Certainly, this is not an isolated incident. For various reasons, individuals such as Bill Maher and Condoleezza Rice have been prohibited from speaking at certain colleges because of complaints from disgruntled liberal students—emphasis on “liberal.”

Then again, according to these same people, I’m a sadistic conservative that hates women, immigrants, science, and poor people. It’s just so hypocritical that it makes my head spin.

Oh, but I’m not finished ranting yet.

This past summer, the University of New Hampshire released a “Bias Free Language Guide” that, if followed, would lead to disciplinary action against every conservative college student in the country.

Among the “problematic” terms that should be avoided on campus are: American, illegal alien, Caucasian, mothering, fathering, and foreigners.

That’s right, it’s allegedly offensive for someone to classify my race as “Caucasian”; instead, I should be classified as a “European-American Individual.”

And don’t even think about referring to yourself as an American. You see, it’s offensive to identify as an American, because it’s inconsiderate of the other countries in North and South America.

As a side-note, please forget that—aside from American Samoa—the word “America” does not appear in the official state name of any other country in the world.

With that being said, I feel as if I have no choice but to demand access to conservative safe spaces.

I’m just too tired of having to argue with nonsensical liberals who have no grasp of arithmetic and reality.

It would just be a whole lot easier to hold private events—exclusive to conservatives—that are safe from media bias and progressivism.

Oh, I get a thrill up my leg just thinking about it!

But, alas, my wish will never come to fruition.

In the end, I will always deprive myself of an ideological safe space, because it inhibits intellectual curiosity. What a pity!

It’s such a shame that I’m too concerned with being open-minded, valuing the opinions of others, and persuading my ideological opponents to come over to my way of thinking.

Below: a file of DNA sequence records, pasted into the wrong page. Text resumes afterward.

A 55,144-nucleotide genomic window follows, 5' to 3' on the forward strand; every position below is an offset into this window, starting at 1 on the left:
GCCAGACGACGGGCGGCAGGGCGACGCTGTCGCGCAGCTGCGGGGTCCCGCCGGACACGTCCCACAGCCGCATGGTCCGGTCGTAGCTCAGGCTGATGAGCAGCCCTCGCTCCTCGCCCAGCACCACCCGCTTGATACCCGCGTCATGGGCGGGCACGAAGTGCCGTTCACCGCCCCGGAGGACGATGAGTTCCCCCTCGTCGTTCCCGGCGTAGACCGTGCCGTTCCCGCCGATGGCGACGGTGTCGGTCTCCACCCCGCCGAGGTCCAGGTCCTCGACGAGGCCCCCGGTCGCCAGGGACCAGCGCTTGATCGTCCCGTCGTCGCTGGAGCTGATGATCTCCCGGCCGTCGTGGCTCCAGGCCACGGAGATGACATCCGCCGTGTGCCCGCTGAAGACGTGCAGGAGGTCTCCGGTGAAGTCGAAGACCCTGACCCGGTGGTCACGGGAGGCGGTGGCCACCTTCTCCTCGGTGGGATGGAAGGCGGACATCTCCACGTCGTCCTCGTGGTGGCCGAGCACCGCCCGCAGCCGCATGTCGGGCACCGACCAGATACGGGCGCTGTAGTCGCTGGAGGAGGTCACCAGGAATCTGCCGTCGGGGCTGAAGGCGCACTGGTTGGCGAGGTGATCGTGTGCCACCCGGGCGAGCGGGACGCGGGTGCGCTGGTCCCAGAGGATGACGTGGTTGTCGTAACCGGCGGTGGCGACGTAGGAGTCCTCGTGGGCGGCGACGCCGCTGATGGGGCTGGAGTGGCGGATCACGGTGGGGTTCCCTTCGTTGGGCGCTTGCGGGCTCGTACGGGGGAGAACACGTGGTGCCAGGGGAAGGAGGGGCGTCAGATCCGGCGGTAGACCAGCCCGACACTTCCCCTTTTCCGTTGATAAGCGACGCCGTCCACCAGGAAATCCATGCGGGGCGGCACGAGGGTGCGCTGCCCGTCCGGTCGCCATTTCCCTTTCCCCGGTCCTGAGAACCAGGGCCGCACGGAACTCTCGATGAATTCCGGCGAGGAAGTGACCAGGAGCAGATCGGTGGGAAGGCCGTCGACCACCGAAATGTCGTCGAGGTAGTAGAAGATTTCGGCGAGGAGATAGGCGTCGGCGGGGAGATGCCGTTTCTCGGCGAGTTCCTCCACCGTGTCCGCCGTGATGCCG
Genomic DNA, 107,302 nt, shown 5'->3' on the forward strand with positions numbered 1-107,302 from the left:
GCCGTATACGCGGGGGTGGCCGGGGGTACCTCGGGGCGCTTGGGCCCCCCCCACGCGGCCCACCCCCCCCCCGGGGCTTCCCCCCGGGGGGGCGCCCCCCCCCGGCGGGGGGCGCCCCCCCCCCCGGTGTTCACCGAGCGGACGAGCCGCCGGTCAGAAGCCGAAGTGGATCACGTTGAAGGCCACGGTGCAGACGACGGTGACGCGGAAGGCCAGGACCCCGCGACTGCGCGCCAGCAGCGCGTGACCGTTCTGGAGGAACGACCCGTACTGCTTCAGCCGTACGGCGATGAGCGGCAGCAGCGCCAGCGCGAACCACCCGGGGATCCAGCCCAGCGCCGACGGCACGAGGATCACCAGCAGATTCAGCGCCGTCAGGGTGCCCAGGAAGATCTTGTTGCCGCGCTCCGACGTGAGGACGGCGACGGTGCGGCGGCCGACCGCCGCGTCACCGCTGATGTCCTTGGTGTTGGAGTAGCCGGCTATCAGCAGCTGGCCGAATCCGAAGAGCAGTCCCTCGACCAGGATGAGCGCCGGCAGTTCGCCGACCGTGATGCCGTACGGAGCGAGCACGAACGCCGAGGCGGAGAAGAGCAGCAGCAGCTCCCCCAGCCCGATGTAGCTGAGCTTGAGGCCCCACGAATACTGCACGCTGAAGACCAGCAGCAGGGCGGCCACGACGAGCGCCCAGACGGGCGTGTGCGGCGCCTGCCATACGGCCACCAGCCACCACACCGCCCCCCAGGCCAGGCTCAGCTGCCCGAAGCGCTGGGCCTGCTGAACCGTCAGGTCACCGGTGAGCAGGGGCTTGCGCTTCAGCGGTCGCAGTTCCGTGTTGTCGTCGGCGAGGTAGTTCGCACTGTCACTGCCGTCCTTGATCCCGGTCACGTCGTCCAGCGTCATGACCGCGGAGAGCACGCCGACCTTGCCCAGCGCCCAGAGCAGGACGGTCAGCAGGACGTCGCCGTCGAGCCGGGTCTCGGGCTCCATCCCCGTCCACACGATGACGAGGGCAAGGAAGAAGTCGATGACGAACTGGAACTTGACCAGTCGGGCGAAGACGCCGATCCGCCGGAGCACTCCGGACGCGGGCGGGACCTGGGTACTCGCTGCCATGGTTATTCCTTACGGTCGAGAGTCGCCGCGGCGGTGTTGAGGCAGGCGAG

Maybe, if liberals were courageous, they would stand up to this idiocy and allow free speech to reign supreme on college campuses.

But, based on what I’ve seen over the past three and a half years, that request seems to be a bit far-fetched.

Categories: Columns, mark's minute, Opinions, Uncategorized

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1 reply

  1. Mark,

    I came across your article in an attempt to look for microaggressions imposed on conservatives. As a moderate/social liberal I do not experience the threats associated with that stereotype, and can’t think of any examples that aren’t explicitly aggressive (such as the examples you have provided here). I am developing an inclusivity workshop for students, and received feedback that the conservative view was not integrated, creating less of a safe space for those with that identity contingency. Do you have any recommendations for making a space in which both liberals and conservatives can have a conversation about inclusivity, while maintaining respect for both sides? Are there more subtle ways in which you feel ostracized on your campus for your views? If possible, I am specifically thinking of instances in which the intent of the statement/action may be innocuous/innocent, but the perception is detrimental due to your identity as a conservative.